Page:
Suzy Greaves’ August column

What do you think about yourself? No, really. Who do you think you are?

Because whatever you believe about yourself is absolutely true. If you believe you are fabulous, clever and interesting, you’re right! If you believe you are worthless, stupid and not good enough then you are also right.

What you focus on expands and whatever your belief, you constantly look for evidence to prove to yourself that your belief is true.

I used to believe I was an awful writer. I was working 16 hours a day as a journalist, saying ‘yes’ to every task and assignment. My coach asked me – “what motivated me to work so hard and such long hours?’ Without missing a beat, I replied: “I’m a terrible writer and I’ve got to work very hard and over-deliver or they’ll find out I’m no good.” “Is that really true?” asked my coach. “Where’s the evidence?” “Er…..” I couldn’t think of any evidence but I just knew it to be true. She asked me to create a physical ‘wall of evidence’ that I was a good writer – to find a wall in my house and stick up the articles that I had written – all of them.

So I did – one by one. There were four page spreads in the Daily Mail, lead features in the Marie Claire, the Sunday Times, the Express, the Mirror etc etc. When I was finished, practically the whole wall was covered. “If you weren’t any good at writing, why would these national newspapers and magazines be hiring you, not once but over and over again?” asked my coach.

Good question. I literally felt something shift. ‘Maybe I am quite good,’ I thought. Over a few weeks, I felt my confidence begin to shift and I started to be able to say no to the jobs I didn’t want to do, to ask for more money and eventually to apply for the job of health editor of New Woman, which was ‘magazine of the year’ that year. And they accepted me. I then went to be health editor of OK! magazine. That small shift- caused by questioning my old thoughts with a new body of evidence – created more peace and self confidence in my life and more success.

Try it!

Identifying negative beliefs and creating a wall of evidence to support a new positive belief is one of the most life changing exercises I do with my clients. It’s not just commonsense – it’s also scientifically proven that when we change our thought processes, we literally grow a blossoming new network of neurons and connections in our brains – and the old networks wither and die.

Try this exercise in two parts. Part one helps you identify some of the negative beliefs  you may have hanging around and part two will help you construct a concrete evidence wall for a new positive belief you want to create in your life.

Part 1: Identify your beliefs:

What decision did you have to make to survive and thrive in your family?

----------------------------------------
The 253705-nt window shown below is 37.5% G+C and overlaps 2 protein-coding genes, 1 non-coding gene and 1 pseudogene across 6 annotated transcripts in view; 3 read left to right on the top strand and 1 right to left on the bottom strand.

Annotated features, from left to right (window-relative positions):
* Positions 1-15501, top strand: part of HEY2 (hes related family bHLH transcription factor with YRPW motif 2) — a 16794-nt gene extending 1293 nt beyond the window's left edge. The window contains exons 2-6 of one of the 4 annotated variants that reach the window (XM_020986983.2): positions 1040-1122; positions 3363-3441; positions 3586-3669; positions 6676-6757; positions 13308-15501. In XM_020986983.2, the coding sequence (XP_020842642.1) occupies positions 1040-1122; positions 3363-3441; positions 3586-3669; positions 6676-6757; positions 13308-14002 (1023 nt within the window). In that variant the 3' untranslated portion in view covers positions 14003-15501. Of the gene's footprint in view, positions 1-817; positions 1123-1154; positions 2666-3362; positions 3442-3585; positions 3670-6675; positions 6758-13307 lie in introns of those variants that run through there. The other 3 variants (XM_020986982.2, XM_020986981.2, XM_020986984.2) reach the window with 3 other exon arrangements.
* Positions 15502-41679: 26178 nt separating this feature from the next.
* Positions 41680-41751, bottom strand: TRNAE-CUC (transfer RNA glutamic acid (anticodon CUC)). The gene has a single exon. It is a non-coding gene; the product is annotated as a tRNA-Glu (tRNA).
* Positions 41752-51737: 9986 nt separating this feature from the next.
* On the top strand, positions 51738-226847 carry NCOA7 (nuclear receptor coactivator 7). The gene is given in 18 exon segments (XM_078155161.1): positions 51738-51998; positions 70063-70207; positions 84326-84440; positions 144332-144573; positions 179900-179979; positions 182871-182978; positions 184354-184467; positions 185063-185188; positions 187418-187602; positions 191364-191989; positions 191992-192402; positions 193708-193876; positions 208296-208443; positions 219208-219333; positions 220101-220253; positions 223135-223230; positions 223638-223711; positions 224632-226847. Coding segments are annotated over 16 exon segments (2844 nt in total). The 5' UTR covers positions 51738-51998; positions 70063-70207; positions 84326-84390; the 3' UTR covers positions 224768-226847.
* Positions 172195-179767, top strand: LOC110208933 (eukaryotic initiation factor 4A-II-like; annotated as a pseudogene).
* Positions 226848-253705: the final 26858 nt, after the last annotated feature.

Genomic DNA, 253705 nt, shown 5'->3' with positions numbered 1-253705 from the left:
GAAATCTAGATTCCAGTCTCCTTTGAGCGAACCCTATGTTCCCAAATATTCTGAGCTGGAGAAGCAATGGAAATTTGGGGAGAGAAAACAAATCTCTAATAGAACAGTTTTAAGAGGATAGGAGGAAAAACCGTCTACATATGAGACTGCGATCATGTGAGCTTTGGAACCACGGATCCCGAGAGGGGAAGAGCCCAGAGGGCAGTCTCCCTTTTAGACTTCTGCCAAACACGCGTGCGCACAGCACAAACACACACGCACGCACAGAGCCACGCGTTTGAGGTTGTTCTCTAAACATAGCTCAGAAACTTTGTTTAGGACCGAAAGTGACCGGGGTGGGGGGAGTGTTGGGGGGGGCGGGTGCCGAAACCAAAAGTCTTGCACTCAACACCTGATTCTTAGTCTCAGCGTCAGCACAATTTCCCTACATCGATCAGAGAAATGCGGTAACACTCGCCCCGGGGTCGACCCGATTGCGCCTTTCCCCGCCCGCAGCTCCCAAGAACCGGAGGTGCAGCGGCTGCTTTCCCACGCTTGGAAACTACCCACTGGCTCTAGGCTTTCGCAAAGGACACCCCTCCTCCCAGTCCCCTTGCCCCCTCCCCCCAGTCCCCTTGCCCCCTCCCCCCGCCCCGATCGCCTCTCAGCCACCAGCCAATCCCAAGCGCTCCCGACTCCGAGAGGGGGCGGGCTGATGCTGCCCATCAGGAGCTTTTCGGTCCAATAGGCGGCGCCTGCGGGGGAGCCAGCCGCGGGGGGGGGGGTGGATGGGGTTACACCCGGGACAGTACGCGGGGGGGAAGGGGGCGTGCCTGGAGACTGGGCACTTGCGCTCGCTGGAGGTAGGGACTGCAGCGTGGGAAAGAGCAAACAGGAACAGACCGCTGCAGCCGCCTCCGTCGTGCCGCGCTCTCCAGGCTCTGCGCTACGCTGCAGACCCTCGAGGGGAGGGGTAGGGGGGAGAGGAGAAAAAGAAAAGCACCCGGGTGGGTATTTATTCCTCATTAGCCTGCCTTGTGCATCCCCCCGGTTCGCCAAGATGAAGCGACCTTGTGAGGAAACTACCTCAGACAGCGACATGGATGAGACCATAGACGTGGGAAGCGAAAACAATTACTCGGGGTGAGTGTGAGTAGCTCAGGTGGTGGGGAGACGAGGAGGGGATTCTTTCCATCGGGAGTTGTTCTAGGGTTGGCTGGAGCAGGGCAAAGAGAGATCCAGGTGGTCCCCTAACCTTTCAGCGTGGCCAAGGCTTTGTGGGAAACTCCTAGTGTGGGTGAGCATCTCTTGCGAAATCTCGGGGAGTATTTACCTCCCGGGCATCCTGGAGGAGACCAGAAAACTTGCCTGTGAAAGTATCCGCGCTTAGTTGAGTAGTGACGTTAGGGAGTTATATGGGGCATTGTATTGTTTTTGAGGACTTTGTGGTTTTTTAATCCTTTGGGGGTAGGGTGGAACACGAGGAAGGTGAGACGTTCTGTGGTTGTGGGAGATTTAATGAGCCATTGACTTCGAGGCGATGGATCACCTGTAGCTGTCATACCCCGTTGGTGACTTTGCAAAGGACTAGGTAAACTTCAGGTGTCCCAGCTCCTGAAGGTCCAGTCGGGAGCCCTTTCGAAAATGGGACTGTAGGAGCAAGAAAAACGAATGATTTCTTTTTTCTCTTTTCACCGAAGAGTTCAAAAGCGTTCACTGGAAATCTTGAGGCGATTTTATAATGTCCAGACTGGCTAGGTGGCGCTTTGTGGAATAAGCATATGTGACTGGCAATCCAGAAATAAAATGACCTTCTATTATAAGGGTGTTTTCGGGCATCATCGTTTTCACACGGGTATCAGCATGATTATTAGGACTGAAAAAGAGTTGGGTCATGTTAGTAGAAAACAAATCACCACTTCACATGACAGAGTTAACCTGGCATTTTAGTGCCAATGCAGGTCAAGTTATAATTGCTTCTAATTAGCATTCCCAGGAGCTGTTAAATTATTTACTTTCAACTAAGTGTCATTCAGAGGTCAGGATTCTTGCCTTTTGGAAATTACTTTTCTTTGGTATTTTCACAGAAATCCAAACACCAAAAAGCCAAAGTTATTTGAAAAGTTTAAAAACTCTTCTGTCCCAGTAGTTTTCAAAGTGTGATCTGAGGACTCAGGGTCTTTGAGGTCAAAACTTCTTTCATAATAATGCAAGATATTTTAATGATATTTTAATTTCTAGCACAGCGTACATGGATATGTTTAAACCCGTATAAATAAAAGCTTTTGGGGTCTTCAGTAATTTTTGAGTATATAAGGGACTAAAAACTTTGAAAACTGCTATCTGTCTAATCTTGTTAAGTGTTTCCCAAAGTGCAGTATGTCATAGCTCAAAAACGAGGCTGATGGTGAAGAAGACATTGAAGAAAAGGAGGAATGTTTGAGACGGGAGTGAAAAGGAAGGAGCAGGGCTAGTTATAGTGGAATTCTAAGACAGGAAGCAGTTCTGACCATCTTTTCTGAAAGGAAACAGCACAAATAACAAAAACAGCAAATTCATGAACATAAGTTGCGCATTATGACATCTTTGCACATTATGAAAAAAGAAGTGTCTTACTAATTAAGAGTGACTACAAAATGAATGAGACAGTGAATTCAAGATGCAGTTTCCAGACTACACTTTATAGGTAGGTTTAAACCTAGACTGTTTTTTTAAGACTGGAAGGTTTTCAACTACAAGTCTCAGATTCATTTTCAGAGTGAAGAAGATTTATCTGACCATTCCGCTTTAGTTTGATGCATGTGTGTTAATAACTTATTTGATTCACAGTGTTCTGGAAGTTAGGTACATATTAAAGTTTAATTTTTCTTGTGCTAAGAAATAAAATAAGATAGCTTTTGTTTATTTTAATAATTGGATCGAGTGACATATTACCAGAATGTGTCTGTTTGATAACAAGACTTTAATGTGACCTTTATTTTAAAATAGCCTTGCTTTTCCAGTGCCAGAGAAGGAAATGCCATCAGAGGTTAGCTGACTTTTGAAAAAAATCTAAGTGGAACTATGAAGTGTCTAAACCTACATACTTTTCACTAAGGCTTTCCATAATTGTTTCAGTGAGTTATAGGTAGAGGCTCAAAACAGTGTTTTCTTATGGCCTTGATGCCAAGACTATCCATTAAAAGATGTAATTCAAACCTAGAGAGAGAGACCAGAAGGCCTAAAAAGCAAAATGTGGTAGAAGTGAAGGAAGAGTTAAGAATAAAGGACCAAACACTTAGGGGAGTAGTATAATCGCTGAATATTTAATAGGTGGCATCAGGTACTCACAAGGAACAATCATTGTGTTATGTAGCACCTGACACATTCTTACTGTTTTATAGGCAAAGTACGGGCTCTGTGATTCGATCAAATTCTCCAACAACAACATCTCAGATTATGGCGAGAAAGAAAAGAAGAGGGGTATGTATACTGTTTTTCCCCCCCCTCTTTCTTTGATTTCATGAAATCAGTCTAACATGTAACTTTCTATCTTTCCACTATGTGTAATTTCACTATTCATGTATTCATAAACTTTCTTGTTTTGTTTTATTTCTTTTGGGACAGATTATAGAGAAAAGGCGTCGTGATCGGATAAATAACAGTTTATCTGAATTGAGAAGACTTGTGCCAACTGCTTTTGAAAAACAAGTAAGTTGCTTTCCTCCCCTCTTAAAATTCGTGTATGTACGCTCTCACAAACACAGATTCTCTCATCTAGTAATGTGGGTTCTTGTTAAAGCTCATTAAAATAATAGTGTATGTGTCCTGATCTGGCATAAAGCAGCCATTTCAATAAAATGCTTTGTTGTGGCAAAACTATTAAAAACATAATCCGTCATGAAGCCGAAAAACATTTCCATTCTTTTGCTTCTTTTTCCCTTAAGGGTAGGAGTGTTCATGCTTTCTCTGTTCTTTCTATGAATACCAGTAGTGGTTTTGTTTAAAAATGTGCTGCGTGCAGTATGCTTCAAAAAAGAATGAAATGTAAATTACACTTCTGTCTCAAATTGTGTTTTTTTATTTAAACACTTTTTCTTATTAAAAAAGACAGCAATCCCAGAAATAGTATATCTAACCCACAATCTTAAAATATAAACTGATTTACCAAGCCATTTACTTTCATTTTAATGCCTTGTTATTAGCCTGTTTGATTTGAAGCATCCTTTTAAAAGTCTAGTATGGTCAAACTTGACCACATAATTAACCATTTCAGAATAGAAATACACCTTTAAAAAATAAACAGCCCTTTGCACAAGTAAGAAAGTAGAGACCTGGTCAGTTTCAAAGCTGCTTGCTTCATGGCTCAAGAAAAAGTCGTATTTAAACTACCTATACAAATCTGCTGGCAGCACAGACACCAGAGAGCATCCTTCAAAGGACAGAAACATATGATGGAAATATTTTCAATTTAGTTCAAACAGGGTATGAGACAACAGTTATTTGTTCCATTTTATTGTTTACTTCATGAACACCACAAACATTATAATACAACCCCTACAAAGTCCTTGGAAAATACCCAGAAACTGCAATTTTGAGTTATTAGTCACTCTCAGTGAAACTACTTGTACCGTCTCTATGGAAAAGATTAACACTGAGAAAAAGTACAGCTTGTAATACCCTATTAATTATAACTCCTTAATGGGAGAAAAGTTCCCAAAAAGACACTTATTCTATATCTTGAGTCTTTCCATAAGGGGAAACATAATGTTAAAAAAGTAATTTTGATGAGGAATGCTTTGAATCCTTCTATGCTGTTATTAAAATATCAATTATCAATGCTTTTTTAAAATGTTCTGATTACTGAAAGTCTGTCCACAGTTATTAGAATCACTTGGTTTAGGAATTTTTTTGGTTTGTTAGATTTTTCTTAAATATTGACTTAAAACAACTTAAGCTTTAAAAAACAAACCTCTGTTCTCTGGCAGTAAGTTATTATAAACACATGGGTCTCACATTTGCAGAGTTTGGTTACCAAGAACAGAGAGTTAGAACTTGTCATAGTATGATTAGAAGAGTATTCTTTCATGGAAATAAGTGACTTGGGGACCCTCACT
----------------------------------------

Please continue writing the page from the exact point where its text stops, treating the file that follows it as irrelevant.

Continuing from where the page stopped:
What happens to people like you?

What will people say about you when you are dead?

What negative feeling do you feel most often?

When you get this feeling, what do you believe about yourself?

When you get this feeling, what do you believe about life?

What would you have to believe about yourself to have a career like yours?

What would you have to believe to have a relationship history like yours?

What would you have to believe about yourself to have a circle of friends like yours?

What would you have to believe about yourself or life, for things to exactly as they are right now?

Part 2: Create your own evidence wall.

Identify a new belief that will improve your life. Don’t worry if your brain grinds to a halt. You are literally creating a new ‘thought pathway’ in your brain, and usually the old belief has a neural groove that is well worn, so this is not easy at first.

Now ask yourself: What ten pieces of evidence can you find that this new belief is true?

For example, if the belief you want to implant is ‘I can handle everything that life throws at me’ your evidence might include: “I’m not dead yet! I haven’t collapsed in a heap; I’m actually quite good in a crisis” (state example) etc.

You can either create a physical ‘evidence wall’ like I did – stick up pictures, statements, photographs on a wall, which prove that new belief, are true.

Or just start creating a list in a notepad. If after ten pieces of evidence your list looks skimpy or the walls looks a bit bare, start looking for five ways every day to prove that this new belief is true. What you focus on expands. The more you look for something, the more you will find it, and the more your wall of evidence will grow.

From working with clients, I’ve discovered that, at around the 50 pieces of evidence mark, an old belief starts to crumble round the edges (you may feel resistance at this point).  Keep going until you reach the magic 100 and the old belief will disintegrate altogether.

Have fun and watch out this life changing exercise changes your life!


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